Quicken Online was a free, hosted solution (see software as a service) by Intuit. Intuit hosted all of the user's data, provided patches and regularly upgraded the software automatically. Initially, this was launched as a monthly paid subscription, and was a free service for over a year.
Beginning with Quicken 2018, Quicken became a subscription service. Annual memberships can be purchased directly from Quicken.com and two-year subscriptions can be purchased through several retailers.
The following are current (selling and supported) and retired (discontinued in both sales and support) versions of Quicken.
(Dates support ends are shown.) 
(Dates retired are shown.) 
Intuit stopped supporting its Quicken software in the United Kingdom in 2005, leaving many thousands of users with only partly functional software.
In 2008 and 2009, Quicken users reported an unusually large number of software bugs for a commercial product. A review of Quicken 2010 suggests that quality and user interface in that product year is dramatically improved.
Existing Quicken Online users' data is not transferable/importable into Mint.com. This is in direct contrast to VP Aaron Patzer's promise, made on April 27, 2010: "[Until the merger with Mint.com is complete], you can continue to use Quicken Online just like you have. Once we have completed integrating all features to Mint, you will be able to easily transfer your information and data to ensure the smoothest transition possible."
In December 2019, Quicken software abruptly disabled bill-pay services through its Quicken Billpay affiliate, leaving all Quicken users without a fundamental feature of the software. Inquiries of the company were provided a form response that the disabling was a "known issue" and "This issue has been escalated to our Product Teams who are currently investigating the root cause of this behavior. At this time there isn't an ETA available." Quicken bill-paying continues to be inoperative as of December 27, 2019[update].
Quicken was originally written for MS-DOS and the Apple II back in 1983 and first released in 1984. The substantial differences between the Mac and these two platforms meant the later Macintosh version was written from the ground up. This led to incompatibilities between the file formats for the earlier versions and the Macintosh version. The Windows version was designed to be compatible with the earlier DOS version's files.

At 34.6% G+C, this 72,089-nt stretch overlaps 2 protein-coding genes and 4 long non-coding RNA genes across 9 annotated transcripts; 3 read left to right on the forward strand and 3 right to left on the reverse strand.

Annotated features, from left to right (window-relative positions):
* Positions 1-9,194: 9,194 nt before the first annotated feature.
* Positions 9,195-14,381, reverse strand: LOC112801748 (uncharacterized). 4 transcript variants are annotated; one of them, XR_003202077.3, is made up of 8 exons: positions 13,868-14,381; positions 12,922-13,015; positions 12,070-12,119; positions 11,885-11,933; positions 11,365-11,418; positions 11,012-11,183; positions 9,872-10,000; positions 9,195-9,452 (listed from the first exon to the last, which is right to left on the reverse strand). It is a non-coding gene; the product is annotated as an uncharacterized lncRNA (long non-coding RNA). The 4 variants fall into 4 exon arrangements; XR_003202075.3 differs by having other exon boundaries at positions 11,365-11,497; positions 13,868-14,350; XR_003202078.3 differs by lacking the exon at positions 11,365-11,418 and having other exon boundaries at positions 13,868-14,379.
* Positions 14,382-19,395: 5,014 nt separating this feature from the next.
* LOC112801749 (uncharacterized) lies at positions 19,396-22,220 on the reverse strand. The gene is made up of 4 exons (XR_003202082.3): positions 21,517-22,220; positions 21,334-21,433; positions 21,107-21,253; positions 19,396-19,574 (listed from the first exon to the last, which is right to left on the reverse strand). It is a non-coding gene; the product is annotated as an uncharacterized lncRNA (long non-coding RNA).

Then when Mac OS X came out in 1999 (server) and 2001 (desktop), a new platform emerged. Apple developed backward compatibility for OS 9 (and predecessors), so Quicken for Mac development continued in an older platform database structure (PowerPC-based). Apple continued to support PowerPC-based apps (via Rosetta) on their Intel-based Macs in August 2009 (via Mac OS X 10.6). Rosetta was a temporary measure to support the eventual transition to exclusively Intel-based software (achieved in March 2011 with the release of OS X 10.7 (Lion)).
In 2009, faced with the eventual retirement of the PowerPC, it was deemed that the structure for Quicken for Mac (2007) was not suited for the direction of the Mac (intel) and OS X. Though they got Quicken for Mac 2007 to run on Intel in 2012, Intuit decided to start from scratch and Quicken Essentials for Mac (QEM) was created in 2010. Quicken 2015 for Mac, released in August 2014, and later versions for Mac are built on the Quicken Essentials for Mac foundation. These newer versions of Quicken for Mac use an SQLite database.